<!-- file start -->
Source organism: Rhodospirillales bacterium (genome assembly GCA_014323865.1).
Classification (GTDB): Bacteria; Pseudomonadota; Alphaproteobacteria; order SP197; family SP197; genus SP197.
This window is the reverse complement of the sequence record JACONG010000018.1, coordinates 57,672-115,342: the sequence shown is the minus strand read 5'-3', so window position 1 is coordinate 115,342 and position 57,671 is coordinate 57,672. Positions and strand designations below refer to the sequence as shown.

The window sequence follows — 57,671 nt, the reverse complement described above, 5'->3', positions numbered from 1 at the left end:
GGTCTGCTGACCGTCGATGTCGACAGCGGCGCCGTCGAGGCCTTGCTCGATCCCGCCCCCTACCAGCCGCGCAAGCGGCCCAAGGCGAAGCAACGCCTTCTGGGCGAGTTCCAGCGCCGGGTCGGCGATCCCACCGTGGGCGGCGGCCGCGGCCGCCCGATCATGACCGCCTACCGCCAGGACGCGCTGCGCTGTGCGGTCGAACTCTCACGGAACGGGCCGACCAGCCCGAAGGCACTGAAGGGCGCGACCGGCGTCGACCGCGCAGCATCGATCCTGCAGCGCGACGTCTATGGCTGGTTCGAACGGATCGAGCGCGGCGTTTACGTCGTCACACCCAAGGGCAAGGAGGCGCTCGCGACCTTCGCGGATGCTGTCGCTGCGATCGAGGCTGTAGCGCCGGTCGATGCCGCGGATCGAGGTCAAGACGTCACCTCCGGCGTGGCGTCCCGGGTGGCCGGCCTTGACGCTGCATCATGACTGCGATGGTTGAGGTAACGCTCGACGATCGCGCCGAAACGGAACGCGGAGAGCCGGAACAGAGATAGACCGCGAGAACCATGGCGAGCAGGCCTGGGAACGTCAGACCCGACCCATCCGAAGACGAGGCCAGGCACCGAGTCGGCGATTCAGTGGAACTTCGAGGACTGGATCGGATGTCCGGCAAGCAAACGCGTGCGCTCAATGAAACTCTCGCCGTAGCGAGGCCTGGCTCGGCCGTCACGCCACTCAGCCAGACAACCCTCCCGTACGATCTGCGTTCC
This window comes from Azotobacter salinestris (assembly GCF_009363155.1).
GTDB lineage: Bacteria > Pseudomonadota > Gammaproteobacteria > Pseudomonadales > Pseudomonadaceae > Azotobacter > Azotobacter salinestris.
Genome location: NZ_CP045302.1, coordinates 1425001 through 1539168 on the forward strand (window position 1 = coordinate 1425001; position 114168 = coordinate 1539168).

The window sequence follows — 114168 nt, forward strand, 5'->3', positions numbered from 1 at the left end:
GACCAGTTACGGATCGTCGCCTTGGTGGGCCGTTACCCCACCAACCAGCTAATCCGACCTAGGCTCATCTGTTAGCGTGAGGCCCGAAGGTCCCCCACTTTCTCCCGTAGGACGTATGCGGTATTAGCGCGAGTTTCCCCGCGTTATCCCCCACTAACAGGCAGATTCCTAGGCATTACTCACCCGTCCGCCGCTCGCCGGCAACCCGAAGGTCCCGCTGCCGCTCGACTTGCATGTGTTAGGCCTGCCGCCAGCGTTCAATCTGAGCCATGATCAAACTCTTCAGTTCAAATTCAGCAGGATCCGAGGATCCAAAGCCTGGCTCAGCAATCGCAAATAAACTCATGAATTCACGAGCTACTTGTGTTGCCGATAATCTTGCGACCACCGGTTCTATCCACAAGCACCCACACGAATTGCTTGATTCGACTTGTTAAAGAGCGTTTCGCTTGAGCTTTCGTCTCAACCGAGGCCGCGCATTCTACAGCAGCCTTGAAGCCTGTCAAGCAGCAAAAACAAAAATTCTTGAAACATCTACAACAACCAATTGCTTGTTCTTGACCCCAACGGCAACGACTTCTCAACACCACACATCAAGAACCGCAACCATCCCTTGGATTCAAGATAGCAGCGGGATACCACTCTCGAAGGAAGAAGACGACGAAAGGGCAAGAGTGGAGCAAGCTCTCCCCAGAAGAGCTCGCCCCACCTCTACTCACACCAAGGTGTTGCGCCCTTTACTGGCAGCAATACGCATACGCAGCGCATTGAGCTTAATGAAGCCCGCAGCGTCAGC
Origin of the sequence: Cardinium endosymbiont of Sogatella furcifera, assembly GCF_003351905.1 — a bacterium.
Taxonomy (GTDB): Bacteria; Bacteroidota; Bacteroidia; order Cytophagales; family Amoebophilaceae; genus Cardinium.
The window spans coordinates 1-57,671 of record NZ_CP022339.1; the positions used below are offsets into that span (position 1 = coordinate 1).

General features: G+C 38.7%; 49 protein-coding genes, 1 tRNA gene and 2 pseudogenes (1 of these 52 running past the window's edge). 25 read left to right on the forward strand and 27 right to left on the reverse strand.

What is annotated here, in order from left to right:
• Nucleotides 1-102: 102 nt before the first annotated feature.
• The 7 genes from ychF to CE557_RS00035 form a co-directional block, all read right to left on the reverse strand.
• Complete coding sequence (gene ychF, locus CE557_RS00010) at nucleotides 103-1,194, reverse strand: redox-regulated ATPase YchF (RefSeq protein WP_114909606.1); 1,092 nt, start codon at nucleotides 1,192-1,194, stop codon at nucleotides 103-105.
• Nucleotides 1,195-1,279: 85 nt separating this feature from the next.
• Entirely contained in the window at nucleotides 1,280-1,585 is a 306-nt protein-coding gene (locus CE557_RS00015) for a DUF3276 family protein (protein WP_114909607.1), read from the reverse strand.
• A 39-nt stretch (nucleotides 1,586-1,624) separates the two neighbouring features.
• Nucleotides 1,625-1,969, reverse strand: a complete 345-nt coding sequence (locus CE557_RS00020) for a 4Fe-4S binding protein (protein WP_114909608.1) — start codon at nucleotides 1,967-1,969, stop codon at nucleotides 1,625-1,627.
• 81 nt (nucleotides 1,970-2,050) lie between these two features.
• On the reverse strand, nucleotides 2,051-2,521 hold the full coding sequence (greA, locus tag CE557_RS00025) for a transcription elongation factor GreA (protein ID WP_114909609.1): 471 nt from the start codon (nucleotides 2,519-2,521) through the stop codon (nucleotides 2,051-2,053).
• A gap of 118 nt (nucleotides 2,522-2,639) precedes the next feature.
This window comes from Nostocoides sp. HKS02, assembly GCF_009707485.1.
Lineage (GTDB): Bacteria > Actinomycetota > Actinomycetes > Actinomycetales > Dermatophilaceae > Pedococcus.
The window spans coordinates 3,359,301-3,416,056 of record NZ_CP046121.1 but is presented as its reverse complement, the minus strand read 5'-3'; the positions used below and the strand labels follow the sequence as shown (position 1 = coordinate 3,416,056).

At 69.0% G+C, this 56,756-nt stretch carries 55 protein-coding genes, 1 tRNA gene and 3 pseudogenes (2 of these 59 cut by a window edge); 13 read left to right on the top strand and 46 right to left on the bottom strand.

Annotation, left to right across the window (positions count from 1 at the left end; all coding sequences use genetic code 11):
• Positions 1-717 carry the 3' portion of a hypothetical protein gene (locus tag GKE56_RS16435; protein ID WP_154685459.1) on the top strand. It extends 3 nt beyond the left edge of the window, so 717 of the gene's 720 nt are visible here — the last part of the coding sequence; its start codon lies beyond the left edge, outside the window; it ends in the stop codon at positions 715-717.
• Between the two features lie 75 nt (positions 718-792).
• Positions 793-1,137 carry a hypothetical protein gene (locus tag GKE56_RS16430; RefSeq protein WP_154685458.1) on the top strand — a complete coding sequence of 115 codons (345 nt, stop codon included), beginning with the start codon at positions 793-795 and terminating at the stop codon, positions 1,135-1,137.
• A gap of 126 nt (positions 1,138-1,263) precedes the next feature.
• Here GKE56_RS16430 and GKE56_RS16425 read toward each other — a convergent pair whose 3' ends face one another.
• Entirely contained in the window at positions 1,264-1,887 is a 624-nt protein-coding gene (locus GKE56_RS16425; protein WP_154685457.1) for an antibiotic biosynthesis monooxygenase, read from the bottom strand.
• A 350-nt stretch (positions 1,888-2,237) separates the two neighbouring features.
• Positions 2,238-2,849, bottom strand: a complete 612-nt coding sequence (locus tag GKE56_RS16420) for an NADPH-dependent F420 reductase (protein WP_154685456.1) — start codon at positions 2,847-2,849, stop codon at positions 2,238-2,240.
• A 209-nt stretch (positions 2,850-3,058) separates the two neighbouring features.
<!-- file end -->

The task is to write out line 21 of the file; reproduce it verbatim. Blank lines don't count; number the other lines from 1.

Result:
• A 39-nt stretch (nucleotides 1,586-1,624) separates the two neighbouring features.